Screams.

"I can see why they called him screamer," Rollo laughs as he removes the metal rod from Athelstan's skin. Athelstan just whimpers and tries to ignore the smell of burnt flesh. Tries to ignore the pain and just focus, focus on the feel of Ragnar's hand wrapping him in safety and leading him away to the house.

Lagertha's waiting inside. Ragnar makes Athelstan sit down on a stool and holds a cup brimming with mead to his lips.

"Drink," and once the cup is drained, he refills it and repeats his order. Athelstan's world grows blurred as he feels something cold, blessedly, blessedly cold, being applied to his burn, clean linen wrapped tight to hold the poultice in place. Then Ragnar leads him - well, more like carries him, really, for the mead was strong and he has a hard time putting one foot in front of the other - to his bench, urging him to lie down and carefully draping the fur over him.

Someone pets him, fingers tugging a stray lock of hair behind an ear. Then sleep claims him, so abruptly that he barely has time to wonder if perhaps they had put more than just mead in the cup.

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When he had arrived at Vermund's farm, the farmer had had two of his farmhands hold him down as they branded him. The very next day he had been put to work in the field. His back had ached, but slowing down to try to ease the pain would earn him at least a kick, at worst a beating. In the evenings, the youngest slave girl would help him wash the wound as best they could, but it still ended up infected.

It hadn't stopped aching until the end of winter.

The day after he's been branded at Ragnar's farm, the man leads him to the bathhouse and makes him sit down while he washes the burn with water and vinegar. Afterwards, Athelstan goes about his chores - he's helping Gyda with the goats, pulling a bucket of water from the well and grimacing at the pain in his back, when a hand wraps around the rope and takes it away from him.

"None of that until your back is healed. Go help clean the fish and when that's done, Ysja can teach you how to mend a fishing net," Ragnar says, as he pushes him in the general direction of the beach, where a fresh catch is being brought in and where Rollo is about to push a boat out, heading back to town.

In the evening he helps Lagertha cook supper and afterwards he sits and spins with Gyda, listening to Ragnar tell a story of a prince who played at being a madman to avenge his father's death. Outside, the autumn wind howls.

Gradually, Athelstan finds himself settling into his new life, though he still finds it strange, at times, how he is treated. Even at Ragnar's farm, it is clearly not usual for a slave to sleep in the farmer's house and eat with his family - and yet, perhaps that is simply because the other slaves mostly live in small huts on the edge of the farm, alone or - in the case of Klur and Ysja - in small family groups. Perhaps it is simply too late in the year to have him build a hut of his own?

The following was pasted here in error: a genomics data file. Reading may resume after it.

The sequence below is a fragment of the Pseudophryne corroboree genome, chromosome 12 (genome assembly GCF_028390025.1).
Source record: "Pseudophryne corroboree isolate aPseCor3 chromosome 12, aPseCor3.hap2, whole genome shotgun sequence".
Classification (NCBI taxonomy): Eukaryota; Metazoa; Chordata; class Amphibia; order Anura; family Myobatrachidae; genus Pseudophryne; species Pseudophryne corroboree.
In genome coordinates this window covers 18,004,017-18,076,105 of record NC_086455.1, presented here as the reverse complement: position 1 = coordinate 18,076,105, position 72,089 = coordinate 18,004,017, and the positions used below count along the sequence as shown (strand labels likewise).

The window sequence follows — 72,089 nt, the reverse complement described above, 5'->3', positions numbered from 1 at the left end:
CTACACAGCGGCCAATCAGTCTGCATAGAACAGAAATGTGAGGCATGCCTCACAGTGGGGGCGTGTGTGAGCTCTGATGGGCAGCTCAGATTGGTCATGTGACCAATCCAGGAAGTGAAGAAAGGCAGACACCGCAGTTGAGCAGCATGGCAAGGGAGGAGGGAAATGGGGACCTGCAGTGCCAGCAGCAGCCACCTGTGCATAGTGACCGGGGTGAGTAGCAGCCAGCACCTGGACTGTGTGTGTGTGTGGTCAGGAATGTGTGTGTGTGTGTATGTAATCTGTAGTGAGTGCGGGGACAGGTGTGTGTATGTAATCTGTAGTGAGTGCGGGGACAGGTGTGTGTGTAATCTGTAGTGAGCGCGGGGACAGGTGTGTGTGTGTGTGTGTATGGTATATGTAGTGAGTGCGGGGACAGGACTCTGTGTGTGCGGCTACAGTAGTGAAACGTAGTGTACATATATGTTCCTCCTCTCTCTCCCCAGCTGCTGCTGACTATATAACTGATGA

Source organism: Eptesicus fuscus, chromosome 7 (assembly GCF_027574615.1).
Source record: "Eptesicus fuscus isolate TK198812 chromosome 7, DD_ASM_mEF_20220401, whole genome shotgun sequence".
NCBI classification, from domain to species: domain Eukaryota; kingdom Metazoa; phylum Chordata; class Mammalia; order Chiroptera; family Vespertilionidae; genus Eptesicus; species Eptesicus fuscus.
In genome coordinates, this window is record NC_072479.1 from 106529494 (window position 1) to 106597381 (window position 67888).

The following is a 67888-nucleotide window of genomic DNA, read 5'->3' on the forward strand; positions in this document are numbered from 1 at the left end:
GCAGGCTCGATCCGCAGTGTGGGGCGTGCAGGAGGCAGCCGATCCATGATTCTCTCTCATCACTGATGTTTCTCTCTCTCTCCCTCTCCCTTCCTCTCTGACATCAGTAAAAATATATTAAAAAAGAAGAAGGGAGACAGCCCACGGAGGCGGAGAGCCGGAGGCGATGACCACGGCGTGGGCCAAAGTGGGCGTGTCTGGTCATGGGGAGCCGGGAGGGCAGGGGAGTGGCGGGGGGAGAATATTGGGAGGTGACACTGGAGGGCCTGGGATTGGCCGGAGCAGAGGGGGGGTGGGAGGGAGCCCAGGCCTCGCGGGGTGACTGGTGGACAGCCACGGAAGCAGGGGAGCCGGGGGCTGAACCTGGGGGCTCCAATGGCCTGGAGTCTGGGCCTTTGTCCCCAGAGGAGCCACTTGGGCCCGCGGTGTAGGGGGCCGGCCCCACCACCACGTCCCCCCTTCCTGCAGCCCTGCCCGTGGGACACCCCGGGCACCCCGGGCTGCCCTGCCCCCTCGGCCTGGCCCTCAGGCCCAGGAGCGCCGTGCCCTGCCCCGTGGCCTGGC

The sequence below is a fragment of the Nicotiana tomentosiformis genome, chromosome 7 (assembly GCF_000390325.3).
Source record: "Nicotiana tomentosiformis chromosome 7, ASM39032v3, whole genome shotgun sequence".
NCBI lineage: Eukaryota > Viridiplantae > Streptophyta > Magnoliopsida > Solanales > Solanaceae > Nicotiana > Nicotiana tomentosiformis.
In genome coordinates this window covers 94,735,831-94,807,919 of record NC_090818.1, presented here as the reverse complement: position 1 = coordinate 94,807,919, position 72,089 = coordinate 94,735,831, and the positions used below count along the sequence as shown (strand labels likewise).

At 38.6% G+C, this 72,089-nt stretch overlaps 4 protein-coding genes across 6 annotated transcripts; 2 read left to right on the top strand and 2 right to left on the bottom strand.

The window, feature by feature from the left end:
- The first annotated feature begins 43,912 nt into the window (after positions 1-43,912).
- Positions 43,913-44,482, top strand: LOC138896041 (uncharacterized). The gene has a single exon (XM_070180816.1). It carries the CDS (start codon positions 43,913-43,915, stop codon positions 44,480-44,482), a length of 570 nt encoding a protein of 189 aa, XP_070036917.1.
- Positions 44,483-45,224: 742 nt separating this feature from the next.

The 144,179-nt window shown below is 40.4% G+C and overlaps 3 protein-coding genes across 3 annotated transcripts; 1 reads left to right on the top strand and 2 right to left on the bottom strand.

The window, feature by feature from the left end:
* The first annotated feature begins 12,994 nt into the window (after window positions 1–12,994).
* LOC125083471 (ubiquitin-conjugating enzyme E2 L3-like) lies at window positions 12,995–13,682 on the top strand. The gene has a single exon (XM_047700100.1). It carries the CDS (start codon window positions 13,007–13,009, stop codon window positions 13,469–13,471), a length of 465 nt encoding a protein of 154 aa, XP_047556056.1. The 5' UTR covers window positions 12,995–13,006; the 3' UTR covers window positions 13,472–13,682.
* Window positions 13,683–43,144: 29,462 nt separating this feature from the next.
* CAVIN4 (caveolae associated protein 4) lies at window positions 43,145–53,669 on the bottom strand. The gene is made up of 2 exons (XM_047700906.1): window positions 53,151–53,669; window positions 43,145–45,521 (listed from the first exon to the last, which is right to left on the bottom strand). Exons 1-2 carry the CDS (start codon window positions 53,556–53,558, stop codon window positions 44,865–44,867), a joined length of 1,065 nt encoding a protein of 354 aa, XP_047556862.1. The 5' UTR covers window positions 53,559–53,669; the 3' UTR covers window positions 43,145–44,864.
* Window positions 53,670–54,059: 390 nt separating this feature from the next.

The autumn days are short and growing shorter and there is plenty of work to be done - even for a slave who is banned from lifting heavy things. And eventually the burn aches less and Ragnar allows him to go back to helping Gyda with her goats.

The day after that, Klur manages to trip and sprain an ankle, and so Athelstan is charged with tending to the pigs during his recovery. At the end of the first day, Lagertha chases him out of her house with strict orders to bathe before coming back, and Ragnar's laughter follows him out the door, but when he reaches the bathhouse, he finds Ysja and Vuk pouring buckets of steaming water into the tub.

The day Klur finally returns to his feet, Athelstan spends side-by-side with Ragnar, bent over tubs of steaming water, scrubbing and scrubbing to get the pig smell out of his clothes. Suddenly, Ragnar flicks water at his face - he blinks and wipes his face with his sleeve, looking curiously at the other man, who is now bent industriously over his work. Athelstan turns back to his own - and Ragnar flicks more water at him. This time, when he turns to look, Athelstan catches a glimpse of an impish grin.

Flick - flick - flick.

Eventually, in an unobserved moment, Athelstan dares to flick a little water back. Ragnar snorts and responds in kind, and soon they are both soaked, washing forgotten, and Athelstan finds that he's laughing. Then Lagertha arrives with a stern: "What are you two doing?" and Ragnar wraps an arm around Athelstan and rests his chin on his shoulder.

"Just washing, my love."

She seems unconvinced, probably because they are dripping more than the washing already hanging on the lines, but she leaves, shaking her head and muttering under her breath.

"You have a nice laugh, Mouse. I'd like to hear it more often."

Then Ragnar leans forward and presses his lips to his cheek before letting go of him and turning back to the work. As he bends over the tub once more, Ragnar begins to whistle.

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The very next day snow falls from the sky and stains the world white.